WICHITA, Kan. – NCUA opened a new battle with Wall Street this afternoon by filing a new suit over the sale of faulty mortgage-backed securities to the failed corporates—the third one naming JP Morgan Chase as the defendant and ninth suit against a Wall Street entity.

The latest suit is over MBS sold to U.S. Central FCU, WesCorp FCU  and Southwest Corporate FCU by Washington Mutual Bank, the failed banking giant that was acquired with all of its liabilities by JP Morgan in 2008. NCUA has also filed suit against JP Morgan for MBS sold to the corporates by Bear Stearns & Co., the investment bank it acquired in 2008, as well as MBS sold to the corporates by Morgan’s own investment bankers. In all, NCUA is seeking recompense from JP Morgan for almost $7 billion of MBS that went sour soon after they were sold to the now-failed corporates.

The corporates were bankers’ banks for credit unions and provided wholesale services like check clearing, emergency loans and investments for regular credit unions. U.S. Central, which at one-time had $52 billion in assets, was the corporate for other corporate credit unions, similar to a central bank for credit unions. WesCorp., based in the Los Angeles suburb of San Dimas, Calif, was the next biggest, with $34 billion of assets at one time. Southwest had more than $14 billion at its peak.

“The damage caused by the actions of firms like Washington Mutual has been extremely expensive to contain and repair, and that job isn’t finished, yet,” said NCUA Chairman Debbie Matz.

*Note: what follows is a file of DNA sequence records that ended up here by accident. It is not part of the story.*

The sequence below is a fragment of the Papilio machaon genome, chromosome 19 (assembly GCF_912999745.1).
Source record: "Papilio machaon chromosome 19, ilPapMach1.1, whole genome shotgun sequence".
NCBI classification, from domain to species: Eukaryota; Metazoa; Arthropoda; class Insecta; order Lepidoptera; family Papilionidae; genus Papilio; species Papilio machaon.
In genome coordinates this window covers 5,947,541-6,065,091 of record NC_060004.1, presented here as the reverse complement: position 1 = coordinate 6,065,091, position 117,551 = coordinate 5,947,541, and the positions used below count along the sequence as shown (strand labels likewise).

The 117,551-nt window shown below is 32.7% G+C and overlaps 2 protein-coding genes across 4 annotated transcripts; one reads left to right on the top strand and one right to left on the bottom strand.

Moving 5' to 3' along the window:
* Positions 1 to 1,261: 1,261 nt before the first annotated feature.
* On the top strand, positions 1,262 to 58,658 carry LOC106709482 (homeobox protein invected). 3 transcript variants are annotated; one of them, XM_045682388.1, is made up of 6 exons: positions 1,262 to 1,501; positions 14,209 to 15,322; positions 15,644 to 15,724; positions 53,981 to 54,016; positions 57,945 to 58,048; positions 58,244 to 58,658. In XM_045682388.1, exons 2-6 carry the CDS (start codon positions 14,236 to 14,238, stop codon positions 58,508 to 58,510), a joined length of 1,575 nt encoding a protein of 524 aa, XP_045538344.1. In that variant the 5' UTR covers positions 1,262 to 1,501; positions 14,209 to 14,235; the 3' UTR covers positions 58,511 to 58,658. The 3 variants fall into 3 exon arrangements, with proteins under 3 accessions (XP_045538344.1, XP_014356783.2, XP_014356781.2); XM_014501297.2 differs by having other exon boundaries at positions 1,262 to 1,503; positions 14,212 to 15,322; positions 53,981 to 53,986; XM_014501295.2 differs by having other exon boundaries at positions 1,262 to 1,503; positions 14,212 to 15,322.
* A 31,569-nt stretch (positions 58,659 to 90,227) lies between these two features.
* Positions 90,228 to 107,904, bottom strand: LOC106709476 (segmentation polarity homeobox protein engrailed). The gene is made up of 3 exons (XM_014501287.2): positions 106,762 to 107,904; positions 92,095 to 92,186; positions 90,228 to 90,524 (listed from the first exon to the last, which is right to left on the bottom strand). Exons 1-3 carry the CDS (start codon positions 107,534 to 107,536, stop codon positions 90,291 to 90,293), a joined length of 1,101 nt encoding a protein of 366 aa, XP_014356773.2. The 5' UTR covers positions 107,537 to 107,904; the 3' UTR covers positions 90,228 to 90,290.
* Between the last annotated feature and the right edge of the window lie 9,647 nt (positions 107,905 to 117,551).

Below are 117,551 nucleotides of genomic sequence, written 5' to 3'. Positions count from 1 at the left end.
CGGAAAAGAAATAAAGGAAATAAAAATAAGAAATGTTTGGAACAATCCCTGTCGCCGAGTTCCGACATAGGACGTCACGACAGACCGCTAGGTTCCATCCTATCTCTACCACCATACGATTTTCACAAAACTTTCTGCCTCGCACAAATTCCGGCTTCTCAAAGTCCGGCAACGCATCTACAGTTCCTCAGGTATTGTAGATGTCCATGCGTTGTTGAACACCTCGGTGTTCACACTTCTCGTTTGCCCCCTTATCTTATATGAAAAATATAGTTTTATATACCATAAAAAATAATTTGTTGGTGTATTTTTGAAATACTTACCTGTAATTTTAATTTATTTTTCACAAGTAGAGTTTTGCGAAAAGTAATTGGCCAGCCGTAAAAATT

NCUA has now filed suits against nine Wall Street banks—including the three defunct institutions of WaMu, Bear Stearns and Wachovia (now a unit of Wells Fargo)—claiming the banks violated their own underwriting standards by packaging subprime mortgages into MBS that failed soon after they were purchased by U.S. Central and WesCorp and Southwest Corporate, as well as Members United Corporate FCU and Constitution FCU.

Other Wall Street banks targeted in NCUA suits are: Goldman Sachs, RBS Securities, UBS Securities, Credit Suisse Securities and Barclay’s Capital. Three other Wall Street banks, Citigroup, HSBC and Deutsche Bank Securities, have avoided civil litigation by agreeing to out-of-court settlements paying NCUA a total of $170 million to settle similar claims over the corporate failures. 

NCUA is said to be reviewing an additional suit against Bank of America, which acquired Countrywide Financial, the source of billions of dollars of faulty MBS bought by WesCorp.

In liquidating the five corporate failures NCUA was left with $50 billion of mortgage- and other assets-backed securities on which it projects losses of as much as $20 billion. NCUA hopes to recoup some of those losses through its civil suits against the Wall Street banks.

The latest suit, like most of the others, was filed in the U.S. District Court for the District of Kansas, which has jurisdiction over the Lenexa, Kan.-based U.S. Central.

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